During the pandemic, the chances are that as you enter an airport or doctor’s surgery, someone will point an infrared thermometer at your forehead in order to assess your temperature. Your skin temperature is being measured to try to identify whether or not you have an increased deep body temperature, which is indicative of fever, one of the leading signs of COVID-19.
The good thing about using infrared thermometers is that they are quick, simple and non-invasive. You can rapidly screen many people without inconveniencing them, for instance travellers moving through an airport or people entering a sports stadium. But to be useful mass-screening tools, infrared thermometers also need to be accurate – and this is where problems arise.
Although fever is a leading symptom of COVID-19, many infected people don’t have any symptoms, or they develop a fever after they have become infectious, got ill and entered hospital. At least 11% of those with COVID-19 do not have a fever, and only 43% of patients ill enough to be admitted to hospital have one. So, looking for fever is not a foolproof approach.
Plus, while an infrared thermometer can measure skin temperature accurately, the real question is: does forehead temperature tell us anything about deep body temperature, the true sign of fever? In certain, highly controlled circumstances, an increased forehead temperature can indicate a raised deep body temperature – this is why people put their hand on your forehead when you say you don’t feel very well.
But the problem is, forehead or skin temperature can be increased or decreased independently of deep body temperature, for many reasons. Having just been in a cold or hot environment, sunburn, having just exercised, wearing too many clothes, having drunk alcohol, having just eaten, having a variety of skin conditions – these can all influence skin temperature.
Such factors can result in false positives, where someone is suspected of having a fever when they don’t, and false negatives, where someone passes a screening test but has a fever. Neither outcome is good. The former means people will have to be checked further or prevented from doing things. The latter means infected individuals gain access to places where they can spread the infection, or feel they are virus-free so don’t need to take other precautions, such as mask wearing, social distancing or washing their hands.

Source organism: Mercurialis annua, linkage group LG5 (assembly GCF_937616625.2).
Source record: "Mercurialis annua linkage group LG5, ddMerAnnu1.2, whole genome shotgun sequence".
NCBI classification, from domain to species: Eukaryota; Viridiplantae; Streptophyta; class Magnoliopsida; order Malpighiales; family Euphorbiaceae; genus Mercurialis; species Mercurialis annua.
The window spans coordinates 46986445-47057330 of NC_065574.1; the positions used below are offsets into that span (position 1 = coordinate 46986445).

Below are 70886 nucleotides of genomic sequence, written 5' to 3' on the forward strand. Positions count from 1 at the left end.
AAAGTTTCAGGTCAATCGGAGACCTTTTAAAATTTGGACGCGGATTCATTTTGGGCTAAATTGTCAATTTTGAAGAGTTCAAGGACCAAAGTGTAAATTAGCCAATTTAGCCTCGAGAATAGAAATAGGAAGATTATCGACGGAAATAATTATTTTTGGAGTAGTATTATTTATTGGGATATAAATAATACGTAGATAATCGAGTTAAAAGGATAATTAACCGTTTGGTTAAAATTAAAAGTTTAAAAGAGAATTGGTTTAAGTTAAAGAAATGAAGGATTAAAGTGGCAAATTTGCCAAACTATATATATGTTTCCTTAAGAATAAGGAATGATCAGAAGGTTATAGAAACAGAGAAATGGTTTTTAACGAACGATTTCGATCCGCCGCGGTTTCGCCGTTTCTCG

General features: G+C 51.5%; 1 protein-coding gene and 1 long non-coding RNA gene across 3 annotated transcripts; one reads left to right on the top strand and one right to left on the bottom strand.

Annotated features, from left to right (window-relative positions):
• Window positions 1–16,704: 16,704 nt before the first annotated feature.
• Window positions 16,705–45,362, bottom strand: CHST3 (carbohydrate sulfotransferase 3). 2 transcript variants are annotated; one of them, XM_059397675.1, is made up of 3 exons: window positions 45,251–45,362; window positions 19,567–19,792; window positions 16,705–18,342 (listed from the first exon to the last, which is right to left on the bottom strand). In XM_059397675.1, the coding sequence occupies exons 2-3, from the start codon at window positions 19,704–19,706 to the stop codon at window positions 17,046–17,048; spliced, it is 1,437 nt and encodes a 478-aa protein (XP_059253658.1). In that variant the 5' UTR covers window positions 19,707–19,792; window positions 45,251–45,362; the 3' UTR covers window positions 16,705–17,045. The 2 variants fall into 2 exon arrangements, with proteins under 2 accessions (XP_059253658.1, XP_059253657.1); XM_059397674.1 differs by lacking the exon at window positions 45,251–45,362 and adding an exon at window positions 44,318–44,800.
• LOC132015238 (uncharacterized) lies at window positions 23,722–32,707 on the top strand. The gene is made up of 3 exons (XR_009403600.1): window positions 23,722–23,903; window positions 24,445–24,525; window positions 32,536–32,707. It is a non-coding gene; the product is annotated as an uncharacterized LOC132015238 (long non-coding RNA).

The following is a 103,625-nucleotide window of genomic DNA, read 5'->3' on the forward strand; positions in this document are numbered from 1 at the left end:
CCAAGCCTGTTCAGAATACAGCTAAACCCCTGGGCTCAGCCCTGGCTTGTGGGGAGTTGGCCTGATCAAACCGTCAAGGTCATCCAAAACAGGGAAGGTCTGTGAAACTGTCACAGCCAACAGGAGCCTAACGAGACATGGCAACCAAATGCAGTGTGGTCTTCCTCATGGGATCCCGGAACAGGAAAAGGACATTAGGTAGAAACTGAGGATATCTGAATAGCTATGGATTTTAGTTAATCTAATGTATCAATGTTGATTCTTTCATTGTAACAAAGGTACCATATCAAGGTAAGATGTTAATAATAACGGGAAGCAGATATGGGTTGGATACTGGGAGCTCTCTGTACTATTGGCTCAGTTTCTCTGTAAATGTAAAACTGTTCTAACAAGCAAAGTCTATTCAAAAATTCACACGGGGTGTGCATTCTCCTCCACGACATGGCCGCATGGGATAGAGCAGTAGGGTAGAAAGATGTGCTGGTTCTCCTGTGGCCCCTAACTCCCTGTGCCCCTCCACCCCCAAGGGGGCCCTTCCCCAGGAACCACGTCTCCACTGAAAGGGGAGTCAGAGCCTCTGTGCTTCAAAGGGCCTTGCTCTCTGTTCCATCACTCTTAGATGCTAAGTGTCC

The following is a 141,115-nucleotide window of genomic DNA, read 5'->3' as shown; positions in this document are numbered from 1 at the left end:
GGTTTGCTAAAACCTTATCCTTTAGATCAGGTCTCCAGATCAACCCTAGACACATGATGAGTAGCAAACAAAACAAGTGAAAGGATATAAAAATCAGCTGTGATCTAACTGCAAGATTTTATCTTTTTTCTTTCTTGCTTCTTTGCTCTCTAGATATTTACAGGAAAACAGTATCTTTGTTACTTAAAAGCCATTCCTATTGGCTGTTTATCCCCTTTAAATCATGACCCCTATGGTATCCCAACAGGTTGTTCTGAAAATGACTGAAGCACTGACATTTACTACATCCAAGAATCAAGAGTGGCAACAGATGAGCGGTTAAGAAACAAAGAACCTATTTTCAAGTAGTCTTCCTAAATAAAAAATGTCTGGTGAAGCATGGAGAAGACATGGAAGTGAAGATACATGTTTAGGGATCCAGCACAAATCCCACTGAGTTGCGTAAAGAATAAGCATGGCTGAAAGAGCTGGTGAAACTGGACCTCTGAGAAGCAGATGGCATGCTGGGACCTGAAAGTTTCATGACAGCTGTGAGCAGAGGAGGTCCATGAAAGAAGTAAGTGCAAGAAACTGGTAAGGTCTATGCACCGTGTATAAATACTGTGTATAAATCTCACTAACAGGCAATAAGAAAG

And even if an infrared thermometer could accurately identify individuals with a raised deep body temperature, is this always indicative of a fever? Again, the answer is obviously no. Other things can increase your deep body temperature, the most obvious being exercise, compounded by being in a hot place and wearing too many clothes. Just as might happen when you run from one airport terminal to another to catch a connecting flight.
All of the above has led the European Centre for Disease Prevention and Control to conclude that, although some COVID-19 cases do get detected through temperature-screening procedures at airports, evidence indicates that such measures on the whole aren’t effective.
In the UK, the Medicines and Healthcare Products Regulatory Agency has similarly warned that “temperature screening products, some of which make direct claims to screen for COVID-19, are not a reliable way to detect if people have the virus”. The Canadian Agency for Drugs and Technologies in Health also noted years ago that “the accuracy of infrared skin thermometers is equivocal and requires more research”.
Given there remains a need for an accurate mass-screening method, and that infrared thermometers are already very popular, what can be done to improve their accuracy?
One way we have investigated may be to stick with the same kit, but change how it’s used a little. We know that the body’s extremities are more reactive to the overall thermal profile of the body – that fingers, for example, increase or decrease their temperature quite a lot as deep body temperature increases and decreases a little. In contrast, the head – in particular the corners of the eyes – are more consistent and reflective of deep body temperature.
Looking at these parts of the body and the difference in temperature between them could provide a more accurate indication of whether deep body temperature is raised due to fever. This would work because in many scenarios in which deep body temperature increases, the temperature of the extremities also increases – for instance in exercise, when drinking alcohol, getting hot when wearing too many clothes and so on. As a result the difference between the temperature of the eye and fingers decreases.
But with fever, deep body temperature increases while the hands get colder, so the difference between the eye and finger temperature increases. Therefore, a more accurate way of using infrared thermometers to screen for COVID-19 might be to measure the temperature of the hand and the corner of the eye and determine the difference.
This wouldn’t be perfect. Other situations can also increase this difference, including some age-related conditions. And, as we’ve noted, not all infected people develop fever symptoms. But it would be a step in the right direction, and so is worthy of further consideration. COVID-19 is unlikely to be the last pandemic, and we owe it to future generations to learn what we can from this one to help prepare for the next.
Mike Tipton, Professor of Human and Applied Physiology, University of Portsmouth and Igor Mekjavic, Researcher in Automation, Biocybernetics and Robotics, Jožef Stefan Institute, and Adjunct Professor, Simon Fraser University